Dave Penman: Talk is cheap – we need action on the big issues like Grenfell and EU citizens' rights

Written by Dave Penman on 21 July 2017 in Opinion
Opinion

Policies without adequate funds for implementation are little more than hot air, says the FDA general secretary

Jeremy Corbyn and Theresa May Credit:PA

Most of us can remember a teacher who had a profound effect on us in our formative years. For me it was Mr Campbell (never dared ask his first name). He taught modern studies, for which I proudly achieved an A at “O Grade”, as it was called then in Scotland.

Modern studies at that point was a bit of everything. Current affairs, politics, public policy with a bit of international events thrown in. The class was, shall we say, mixed. There were geeks like me, interested in politics at an age when I should have had other distractions (not quite a left-wing version of young William Hague, but close enough to make me wince) and then there was a more challenging cohort. Though Campbell struggled at times to herd this particular group of cats, what and how he taught found a receptive audience in the part-time Goth that was the young Dave Penman.


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In the 35 years that have followed (oh don’t be silly, I do look my age, but thank you all the same), I’ve been reminded many times of snippets from that teaching. When discussing how government works, we touched on regulation and how governments avoid it. The specific context was health and safety in that lesson. Rather than water down regulation on controversial areas, with the full glare of parliamentary scrutiny, governments simply starve enforcement bodies of funds and, over time, practices will adapt. This was the early days of the Thatcher government and, like most teachers in Scotland, he had a particular political view point that would occasionally seep through.

So whether as a deliberate measure, or simply because it does not warrant the priority of funding when difficult choices have to be made, a policy can be undermined by a lack of resources. Implementation is as critical as the policy itself.

I was trying to explain this to my son Jack, over how we could find ourselves in a situation where a national tragedy such as the fire at Grenfell Tower could happen – not only the unimaginable horror of the fire itself, but also the seemingly endless catalogue of failures that are emerging daily with regard to building safety.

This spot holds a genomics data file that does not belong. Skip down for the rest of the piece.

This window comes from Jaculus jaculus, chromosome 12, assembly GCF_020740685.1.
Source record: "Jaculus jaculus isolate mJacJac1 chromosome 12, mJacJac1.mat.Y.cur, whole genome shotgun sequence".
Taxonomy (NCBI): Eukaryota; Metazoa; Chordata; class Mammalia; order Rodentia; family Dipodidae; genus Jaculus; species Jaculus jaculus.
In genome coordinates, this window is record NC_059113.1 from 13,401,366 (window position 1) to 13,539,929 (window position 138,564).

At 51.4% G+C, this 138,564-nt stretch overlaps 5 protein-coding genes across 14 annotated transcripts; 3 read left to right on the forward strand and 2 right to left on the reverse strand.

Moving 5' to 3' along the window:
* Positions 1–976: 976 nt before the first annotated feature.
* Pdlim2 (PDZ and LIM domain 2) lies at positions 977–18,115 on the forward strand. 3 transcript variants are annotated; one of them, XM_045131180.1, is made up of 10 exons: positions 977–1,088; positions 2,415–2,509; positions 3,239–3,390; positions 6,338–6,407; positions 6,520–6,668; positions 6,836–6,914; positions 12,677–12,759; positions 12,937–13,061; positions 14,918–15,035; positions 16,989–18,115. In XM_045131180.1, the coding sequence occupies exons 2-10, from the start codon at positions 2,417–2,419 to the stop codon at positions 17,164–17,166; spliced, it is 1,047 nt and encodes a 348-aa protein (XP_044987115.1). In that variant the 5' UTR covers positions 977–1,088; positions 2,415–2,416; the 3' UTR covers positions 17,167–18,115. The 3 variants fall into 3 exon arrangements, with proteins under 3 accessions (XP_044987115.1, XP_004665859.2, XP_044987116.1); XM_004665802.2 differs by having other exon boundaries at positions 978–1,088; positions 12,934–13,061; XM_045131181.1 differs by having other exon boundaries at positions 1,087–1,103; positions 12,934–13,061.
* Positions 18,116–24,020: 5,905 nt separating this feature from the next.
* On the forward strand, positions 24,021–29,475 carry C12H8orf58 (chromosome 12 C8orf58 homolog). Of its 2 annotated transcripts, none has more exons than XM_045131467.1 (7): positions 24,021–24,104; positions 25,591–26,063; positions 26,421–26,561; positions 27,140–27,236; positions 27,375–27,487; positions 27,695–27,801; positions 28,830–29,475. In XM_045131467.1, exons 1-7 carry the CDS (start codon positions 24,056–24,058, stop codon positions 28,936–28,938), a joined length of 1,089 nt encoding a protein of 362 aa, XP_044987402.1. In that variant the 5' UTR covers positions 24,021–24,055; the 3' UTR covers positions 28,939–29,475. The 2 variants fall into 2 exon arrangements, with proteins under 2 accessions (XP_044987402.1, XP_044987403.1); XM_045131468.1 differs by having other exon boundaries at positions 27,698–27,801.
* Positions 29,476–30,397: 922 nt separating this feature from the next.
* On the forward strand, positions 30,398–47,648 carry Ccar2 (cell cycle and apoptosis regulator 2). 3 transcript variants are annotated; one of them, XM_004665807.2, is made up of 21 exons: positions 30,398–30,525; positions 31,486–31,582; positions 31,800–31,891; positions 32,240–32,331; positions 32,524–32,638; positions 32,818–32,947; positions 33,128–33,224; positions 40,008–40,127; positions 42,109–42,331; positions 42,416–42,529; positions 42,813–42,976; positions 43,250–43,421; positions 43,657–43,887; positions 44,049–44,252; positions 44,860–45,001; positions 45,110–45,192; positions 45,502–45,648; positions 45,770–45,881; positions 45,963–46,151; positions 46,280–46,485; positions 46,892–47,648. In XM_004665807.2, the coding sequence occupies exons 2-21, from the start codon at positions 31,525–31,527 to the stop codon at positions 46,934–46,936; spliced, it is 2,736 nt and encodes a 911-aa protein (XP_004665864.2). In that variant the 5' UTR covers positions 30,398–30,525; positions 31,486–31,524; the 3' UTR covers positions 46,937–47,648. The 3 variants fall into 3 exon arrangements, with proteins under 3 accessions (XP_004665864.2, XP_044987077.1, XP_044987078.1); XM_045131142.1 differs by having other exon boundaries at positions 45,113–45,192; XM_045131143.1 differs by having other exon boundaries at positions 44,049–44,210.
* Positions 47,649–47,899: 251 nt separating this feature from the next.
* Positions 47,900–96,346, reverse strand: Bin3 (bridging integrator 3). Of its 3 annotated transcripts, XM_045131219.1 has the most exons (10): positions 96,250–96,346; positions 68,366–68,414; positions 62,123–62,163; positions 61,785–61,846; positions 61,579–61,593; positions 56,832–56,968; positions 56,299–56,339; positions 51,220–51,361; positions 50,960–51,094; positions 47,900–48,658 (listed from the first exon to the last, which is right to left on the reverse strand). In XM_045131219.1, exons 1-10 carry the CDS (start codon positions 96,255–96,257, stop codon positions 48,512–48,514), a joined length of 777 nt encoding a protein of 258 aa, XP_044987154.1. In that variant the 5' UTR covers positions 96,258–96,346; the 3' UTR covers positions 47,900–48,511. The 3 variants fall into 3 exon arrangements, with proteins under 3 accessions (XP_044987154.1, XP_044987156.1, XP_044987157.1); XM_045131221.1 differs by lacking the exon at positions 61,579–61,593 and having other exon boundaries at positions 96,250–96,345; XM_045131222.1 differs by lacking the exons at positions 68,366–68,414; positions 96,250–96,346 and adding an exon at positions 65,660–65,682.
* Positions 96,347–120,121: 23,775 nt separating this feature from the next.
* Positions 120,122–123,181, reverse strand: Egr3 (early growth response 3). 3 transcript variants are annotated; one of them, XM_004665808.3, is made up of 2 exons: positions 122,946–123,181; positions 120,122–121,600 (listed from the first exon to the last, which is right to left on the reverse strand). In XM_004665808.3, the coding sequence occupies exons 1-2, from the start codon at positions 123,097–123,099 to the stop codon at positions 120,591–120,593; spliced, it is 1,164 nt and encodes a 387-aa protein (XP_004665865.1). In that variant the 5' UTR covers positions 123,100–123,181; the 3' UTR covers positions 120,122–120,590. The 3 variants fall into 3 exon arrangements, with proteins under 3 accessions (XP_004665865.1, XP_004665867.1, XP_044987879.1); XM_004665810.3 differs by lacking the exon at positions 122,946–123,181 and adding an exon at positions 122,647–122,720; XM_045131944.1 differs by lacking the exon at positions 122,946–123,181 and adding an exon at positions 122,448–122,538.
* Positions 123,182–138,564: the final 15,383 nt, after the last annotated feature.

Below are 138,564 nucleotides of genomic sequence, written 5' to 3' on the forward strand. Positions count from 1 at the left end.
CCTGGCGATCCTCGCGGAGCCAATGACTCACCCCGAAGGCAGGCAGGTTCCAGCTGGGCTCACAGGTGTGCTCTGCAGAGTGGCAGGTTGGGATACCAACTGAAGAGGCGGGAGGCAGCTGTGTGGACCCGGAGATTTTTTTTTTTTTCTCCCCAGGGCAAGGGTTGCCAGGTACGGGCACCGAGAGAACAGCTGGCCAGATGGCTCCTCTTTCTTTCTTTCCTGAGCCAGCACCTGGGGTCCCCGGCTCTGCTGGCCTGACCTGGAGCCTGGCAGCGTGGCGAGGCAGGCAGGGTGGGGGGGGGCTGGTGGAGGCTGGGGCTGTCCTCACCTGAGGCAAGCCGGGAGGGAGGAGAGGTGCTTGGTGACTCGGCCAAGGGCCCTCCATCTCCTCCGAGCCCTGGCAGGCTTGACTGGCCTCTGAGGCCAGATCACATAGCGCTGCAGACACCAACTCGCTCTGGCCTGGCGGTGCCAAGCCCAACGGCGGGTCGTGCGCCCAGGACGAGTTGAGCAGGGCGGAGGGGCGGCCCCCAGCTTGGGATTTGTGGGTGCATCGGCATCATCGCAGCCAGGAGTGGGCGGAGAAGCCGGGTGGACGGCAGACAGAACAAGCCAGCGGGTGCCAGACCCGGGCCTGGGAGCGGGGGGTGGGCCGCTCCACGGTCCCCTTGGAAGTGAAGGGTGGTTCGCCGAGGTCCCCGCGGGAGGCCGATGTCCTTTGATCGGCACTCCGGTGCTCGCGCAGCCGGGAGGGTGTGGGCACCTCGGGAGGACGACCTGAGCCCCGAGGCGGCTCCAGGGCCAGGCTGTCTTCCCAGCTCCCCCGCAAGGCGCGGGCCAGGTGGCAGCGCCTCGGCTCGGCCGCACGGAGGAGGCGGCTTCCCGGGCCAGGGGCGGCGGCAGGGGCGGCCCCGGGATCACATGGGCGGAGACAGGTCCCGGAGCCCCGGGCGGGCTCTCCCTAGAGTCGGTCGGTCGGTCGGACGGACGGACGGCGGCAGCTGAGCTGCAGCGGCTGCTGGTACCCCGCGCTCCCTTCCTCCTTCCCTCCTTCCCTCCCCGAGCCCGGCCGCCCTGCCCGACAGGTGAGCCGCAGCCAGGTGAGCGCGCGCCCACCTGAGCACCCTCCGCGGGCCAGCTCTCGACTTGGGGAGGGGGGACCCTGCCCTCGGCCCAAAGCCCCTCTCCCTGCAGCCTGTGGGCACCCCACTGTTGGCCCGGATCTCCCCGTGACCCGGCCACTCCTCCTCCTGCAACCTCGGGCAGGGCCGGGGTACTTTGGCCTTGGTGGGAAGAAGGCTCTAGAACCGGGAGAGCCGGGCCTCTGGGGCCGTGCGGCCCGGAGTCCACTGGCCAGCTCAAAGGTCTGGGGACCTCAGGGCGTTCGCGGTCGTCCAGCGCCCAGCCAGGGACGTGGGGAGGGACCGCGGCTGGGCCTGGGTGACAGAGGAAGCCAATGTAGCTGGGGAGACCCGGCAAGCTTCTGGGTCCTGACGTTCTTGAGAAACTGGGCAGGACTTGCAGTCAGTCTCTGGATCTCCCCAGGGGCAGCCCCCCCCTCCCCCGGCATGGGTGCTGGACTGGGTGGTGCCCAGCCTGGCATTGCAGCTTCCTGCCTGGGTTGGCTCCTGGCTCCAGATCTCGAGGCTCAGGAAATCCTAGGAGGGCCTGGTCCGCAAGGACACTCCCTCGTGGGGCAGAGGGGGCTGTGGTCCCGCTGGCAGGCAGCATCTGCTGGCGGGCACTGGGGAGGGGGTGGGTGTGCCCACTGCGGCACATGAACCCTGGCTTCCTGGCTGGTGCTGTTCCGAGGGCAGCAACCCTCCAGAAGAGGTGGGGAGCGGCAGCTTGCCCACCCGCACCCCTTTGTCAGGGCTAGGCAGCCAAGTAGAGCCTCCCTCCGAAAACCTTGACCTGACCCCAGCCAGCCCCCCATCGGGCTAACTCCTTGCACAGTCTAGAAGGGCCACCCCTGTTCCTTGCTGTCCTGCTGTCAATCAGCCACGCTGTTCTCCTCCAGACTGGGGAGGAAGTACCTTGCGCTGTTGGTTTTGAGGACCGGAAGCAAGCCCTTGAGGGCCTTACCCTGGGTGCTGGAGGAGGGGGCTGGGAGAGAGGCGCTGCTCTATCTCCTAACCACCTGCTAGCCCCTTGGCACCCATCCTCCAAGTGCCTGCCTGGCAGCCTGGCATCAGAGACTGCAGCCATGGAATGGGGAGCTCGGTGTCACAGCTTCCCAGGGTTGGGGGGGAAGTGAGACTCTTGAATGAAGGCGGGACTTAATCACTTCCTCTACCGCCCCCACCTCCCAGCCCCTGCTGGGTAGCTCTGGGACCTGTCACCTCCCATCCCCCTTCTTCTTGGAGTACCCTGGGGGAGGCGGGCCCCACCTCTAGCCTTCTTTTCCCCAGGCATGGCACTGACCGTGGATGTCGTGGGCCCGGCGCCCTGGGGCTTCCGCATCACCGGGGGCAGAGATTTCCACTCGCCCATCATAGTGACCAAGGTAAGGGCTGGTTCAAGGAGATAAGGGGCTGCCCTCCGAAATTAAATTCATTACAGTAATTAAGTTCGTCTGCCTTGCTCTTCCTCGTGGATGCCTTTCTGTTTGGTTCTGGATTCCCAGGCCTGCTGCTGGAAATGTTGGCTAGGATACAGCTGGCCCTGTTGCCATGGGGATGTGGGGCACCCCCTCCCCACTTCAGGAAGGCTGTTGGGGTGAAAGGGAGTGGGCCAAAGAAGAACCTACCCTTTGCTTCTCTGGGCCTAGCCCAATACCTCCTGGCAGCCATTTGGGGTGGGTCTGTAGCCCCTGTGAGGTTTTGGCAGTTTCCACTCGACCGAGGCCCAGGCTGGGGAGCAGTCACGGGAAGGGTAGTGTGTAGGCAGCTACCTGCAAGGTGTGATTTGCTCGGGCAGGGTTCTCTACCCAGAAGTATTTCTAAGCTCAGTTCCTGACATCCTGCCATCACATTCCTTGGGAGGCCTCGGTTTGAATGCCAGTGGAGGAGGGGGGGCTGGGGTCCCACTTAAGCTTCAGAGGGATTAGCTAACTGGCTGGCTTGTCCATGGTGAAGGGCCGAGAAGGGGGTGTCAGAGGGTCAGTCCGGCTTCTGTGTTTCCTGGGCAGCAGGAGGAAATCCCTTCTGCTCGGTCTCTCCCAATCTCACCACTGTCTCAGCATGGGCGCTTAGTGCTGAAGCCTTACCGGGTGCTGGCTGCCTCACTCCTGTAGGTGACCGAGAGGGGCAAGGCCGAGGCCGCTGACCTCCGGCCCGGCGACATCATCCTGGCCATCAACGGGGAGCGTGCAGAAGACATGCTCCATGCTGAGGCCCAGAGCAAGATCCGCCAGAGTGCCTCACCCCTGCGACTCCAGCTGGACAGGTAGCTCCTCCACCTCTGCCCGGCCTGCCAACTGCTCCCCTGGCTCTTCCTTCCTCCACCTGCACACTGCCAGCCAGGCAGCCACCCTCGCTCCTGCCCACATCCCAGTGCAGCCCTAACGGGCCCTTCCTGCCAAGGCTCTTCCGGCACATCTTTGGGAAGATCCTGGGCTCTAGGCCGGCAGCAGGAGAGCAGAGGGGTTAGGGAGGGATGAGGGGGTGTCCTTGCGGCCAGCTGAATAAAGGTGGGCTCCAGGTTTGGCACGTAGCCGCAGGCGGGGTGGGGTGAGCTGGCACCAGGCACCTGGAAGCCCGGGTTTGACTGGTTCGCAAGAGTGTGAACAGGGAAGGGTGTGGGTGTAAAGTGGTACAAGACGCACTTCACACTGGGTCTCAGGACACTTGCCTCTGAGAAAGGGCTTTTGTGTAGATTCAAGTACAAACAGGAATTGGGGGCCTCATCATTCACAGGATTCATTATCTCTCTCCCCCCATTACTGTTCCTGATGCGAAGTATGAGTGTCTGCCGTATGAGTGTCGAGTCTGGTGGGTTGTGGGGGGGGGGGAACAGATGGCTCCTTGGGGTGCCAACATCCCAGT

The simplest analogy I could come up with was crime. It’s against the law to steal from someone’s house, so we have policy. But it needs to be enforced, so we have police. As I developed the analogy on the impact of cutting police numbers, he tutted and returned to his iPhone, but, like Mr Campbell’s teachings, I’m sure something sank in.

These are complicated matters and require sensitive handling, but the emerging story is one of fairly widespread and catastrophic failings of policy. 

Rather than water down regulation on controversial areas, governments simply starve enforcement bodies of funds

Whether that is the policy itself or a failure to regulate (or both) will hopefully emerge sooner rather than later. The implications of cuts in funding to the plethora of public institutions that are charged with keeping us safe, will undoubtedly feature. The accountability for the consequences of budget decisions over many years is harder to pin down. There is a chance, though, that the sheer scale of this tragedy and the context of this taking place in one the richest boroughs on the planet, will drive a desire to uncover all of the factors that led us to this terrible moment.

In a very different context, the government’s proposal regarding the right to stay for 3.2 million EU citizens who currently call the UK their home, is another example of a policy being worthless without a commitment to implement it properly. 

The official No. 10 line is, apparently, that the Home Office can handle this within existing resources (cue a combination of sobs and hysterical laughing from staff). The Institute for Government reckons any significant change that required documentation would need an additional 5,000 staff. It’s as good a guess as any. Documenting over three million people, then making decisions, then dealing with appeals then correcting mistakes… and on and on.

However streamlined or digital any system is, it will creak under the weight of so many EU citizens navigating their way around it. Every qualification or rule will add to the administrative burden and lead to further challenges down the line. We know already that these issues are complex and emotive. It’s not just those that are here but partners, relatives, spouses and children.

Not only do those who have chosen the UK as their home deserve to be treated fairly and effectively, but we also expect the EU to honour similar commitments to the one million plus UK citizens living and working in the EU.

On issues of such national significance as preventing another Grenfell-style tragedy and reassuring EU citizens about their future, it’s of course right that there is a fierce debate on policy decisions.

But if well-intentioned commitments to change are to mean anything, we must also look at how those decisions are followed up with the proper resources. Otherwise, as Mr Campbell knew, it’s just empty rhetoric. 

About the author

Dave Penman is general secretary of the FDA union

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